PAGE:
Tuesday, October 21, 2008

On The Write Path as seen in the Denver Post October 20, 2008

On the Write Path
By Greg Henry
Special to The Denver Post
Article Last Updated: 10/18/2008 04:28:16 PM MDT

Dear Diary: Today I ran 20 miles but scarfed a bag of M&MsThe best way to lose weight might be to put down your fork and pick up a pen and a piece of paper.

A person who keeps a daily food journal can double his or her weight loss, according to a study by Kaiser Permanente's Center for Health Research published in the August issue of the American Journal of Preventive Medicine.

"It seems that the simple act of writing down what you eat encourages people to consume fewer calories," said Jack Hollis, lead author and a researcher at Kaiser Permanente's Center for Health Research in Portland, Ore.

Food diaries, from simple to complex, are available at bookstores, on the Internet or through your doctor or local nutrition experts to suit your individual needs.

Getting started

Mary Lee Chin, a registered dietitian and media consultant on food issues, says to decide what your objectives are first and then figure out how much time you have to keep a diary. "Think it through first," Chin says. "Find a program — (either) a notebook or a simple to complex program online. Lastly, don't expect miracles without effort on your part."

A diary can be as simple as including what, when and the amount you eat or as complex as logs that track your mood, nutritional information, exercise data and more. The important factor is being honest, sometimes brutally truthful.

"I know sometimes when we keep a food journal, we have a tendency to just want to record the days that we perceived as really good, the sort of 'perfect days,' " says Suzanne Farrell, registered dietitian and owner of Cherry Creek Nutrition. "You don't want to go beyond that and get those days when you're off your ideal way of eating."

The simple fact of seeing your daily food intake on paper or a computer screen is critical.

"It's the ultimate wake-up call," Farrell says. "Especially like when you use one for calories. Once you track that and pay attention and learn some of the calories in certain items, like a tuna salad sandwich. You may not realize that can be a high-calorie meal."

Customize your approach

Figure out what kind of food journaling fits your lifestyle.

"For a person who's on the go all the day and is moving around and isn't in front of a computer all the time, perhaps a small notebook in your pocket or pocketbook would be the way to go," Chin says. Office workers who spend all day at their desks might want to use an online program. Many programs calculate how many calories you're eating and give a quick nutritional analysis of the foods, as well.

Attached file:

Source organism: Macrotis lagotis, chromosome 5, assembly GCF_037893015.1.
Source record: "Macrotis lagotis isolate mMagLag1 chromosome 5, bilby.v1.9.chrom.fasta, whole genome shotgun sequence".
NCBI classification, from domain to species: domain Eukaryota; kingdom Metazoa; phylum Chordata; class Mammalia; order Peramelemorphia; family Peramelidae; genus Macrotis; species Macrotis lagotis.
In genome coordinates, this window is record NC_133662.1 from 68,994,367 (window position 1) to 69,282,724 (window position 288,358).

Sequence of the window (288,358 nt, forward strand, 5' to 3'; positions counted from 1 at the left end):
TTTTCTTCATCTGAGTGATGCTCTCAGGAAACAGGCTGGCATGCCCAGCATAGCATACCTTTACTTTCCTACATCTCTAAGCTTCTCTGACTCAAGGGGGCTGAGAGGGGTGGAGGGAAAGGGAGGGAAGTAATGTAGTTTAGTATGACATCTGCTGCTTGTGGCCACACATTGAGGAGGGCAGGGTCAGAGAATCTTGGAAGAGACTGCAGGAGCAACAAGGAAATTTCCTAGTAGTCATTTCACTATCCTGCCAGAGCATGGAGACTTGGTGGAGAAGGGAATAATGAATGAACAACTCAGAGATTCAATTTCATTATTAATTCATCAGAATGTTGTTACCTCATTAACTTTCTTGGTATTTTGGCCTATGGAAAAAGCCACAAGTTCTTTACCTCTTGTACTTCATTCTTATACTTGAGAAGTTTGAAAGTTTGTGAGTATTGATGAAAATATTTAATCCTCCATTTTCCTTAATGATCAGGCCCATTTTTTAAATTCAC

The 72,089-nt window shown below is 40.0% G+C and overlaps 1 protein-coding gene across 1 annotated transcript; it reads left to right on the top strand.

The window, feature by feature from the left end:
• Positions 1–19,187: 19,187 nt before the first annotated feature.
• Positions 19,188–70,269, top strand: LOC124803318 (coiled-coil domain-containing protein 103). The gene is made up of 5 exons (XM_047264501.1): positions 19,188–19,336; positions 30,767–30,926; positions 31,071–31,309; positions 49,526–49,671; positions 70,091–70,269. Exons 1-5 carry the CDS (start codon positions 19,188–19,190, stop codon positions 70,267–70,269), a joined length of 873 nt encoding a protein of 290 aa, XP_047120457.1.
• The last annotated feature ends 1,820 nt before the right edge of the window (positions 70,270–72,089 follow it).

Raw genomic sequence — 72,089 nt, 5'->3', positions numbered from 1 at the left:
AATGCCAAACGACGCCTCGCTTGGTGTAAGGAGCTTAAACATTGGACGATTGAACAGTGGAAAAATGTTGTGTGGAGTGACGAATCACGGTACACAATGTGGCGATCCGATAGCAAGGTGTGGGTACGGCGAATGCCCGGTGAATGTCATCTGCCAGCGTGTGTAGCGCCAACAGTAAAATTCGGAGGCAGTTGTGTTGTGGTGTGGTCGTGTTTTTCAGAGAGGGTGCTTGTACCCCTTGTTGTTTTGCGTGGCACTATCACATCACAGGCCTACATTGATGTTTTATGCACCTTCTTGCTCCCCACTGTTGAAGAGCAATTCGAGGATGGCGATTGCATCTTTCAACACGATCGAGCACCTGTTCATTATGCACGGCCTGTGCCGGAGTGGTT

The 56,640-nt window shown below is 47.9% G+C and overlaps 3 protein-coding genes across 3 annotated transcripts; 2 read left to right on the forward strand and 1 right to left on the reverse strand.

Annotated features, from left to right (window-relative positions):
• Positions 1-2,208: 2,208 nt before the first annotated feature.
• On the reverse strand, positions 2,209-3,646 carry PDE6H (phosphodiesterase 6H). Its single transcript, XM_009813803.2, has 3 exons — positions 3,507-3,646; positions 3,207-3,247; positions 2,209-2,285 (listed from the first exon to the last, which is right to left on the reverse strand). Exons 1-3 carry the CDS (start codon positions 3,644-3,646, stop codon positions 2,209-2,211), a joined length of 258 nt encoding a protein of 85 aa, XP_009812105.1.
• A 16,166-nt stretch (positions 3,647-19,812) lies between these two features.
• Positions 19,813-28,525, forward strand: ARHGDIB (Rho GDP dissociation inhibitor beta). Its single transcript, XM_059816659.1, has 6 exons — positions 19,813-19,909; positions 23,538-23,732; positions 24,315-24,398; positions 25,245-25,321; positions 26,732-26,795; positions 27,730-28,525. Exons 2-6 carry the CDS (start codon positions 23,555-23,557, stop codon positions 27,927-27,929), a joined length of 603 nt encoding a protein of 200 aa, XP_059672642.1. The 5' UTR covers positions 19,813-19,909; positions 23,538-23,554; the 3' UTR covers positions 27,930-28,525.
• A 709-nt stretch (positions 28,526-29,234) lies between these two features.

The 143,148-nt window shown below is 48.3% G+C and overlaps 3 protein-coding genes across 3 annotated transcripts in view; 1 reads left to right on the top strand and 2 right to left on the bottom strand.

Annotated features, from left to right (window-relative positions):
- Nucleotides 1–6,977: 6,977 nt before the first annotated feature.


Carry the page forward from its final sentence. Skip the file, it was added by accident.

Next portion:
Also important, Farrell notes, are the times you eat.

"In terms of assessing how you're eating, recording the time that you eat is an important factor because you can start to identify your meal patterns," she says. "For instance, if you have breakfast at 8 and then you're not eating again until 3. That's a very large gap. . . . So that could be contributing to why you overconsume when you get home at night."

More than weight loss

Experts claim a food dairy can be useful for anyone wishing to improve his or her health. Whether you're pre- diabetic, have high blood pressure or have high cholesterol, a food journal can help you track what you eat and help change your eating habits.

"It could help people who must go on clinically oriented diets, such as people with diabetes or heart disease," Chin says. "It can help us identify foods that we may be eating too much of, such as high-saturated-fat foods or high-sodium foods."

A food journal also can reveal the foods and nutrients missing from your diet.

"It's not so much what people are consuming always, but what is being left out of the diet," Farrell says. "You notice trends of very low fruit and vegetable intake or low fiber. So you pick that up from food journals. I want people to focus on what's missing from this diet."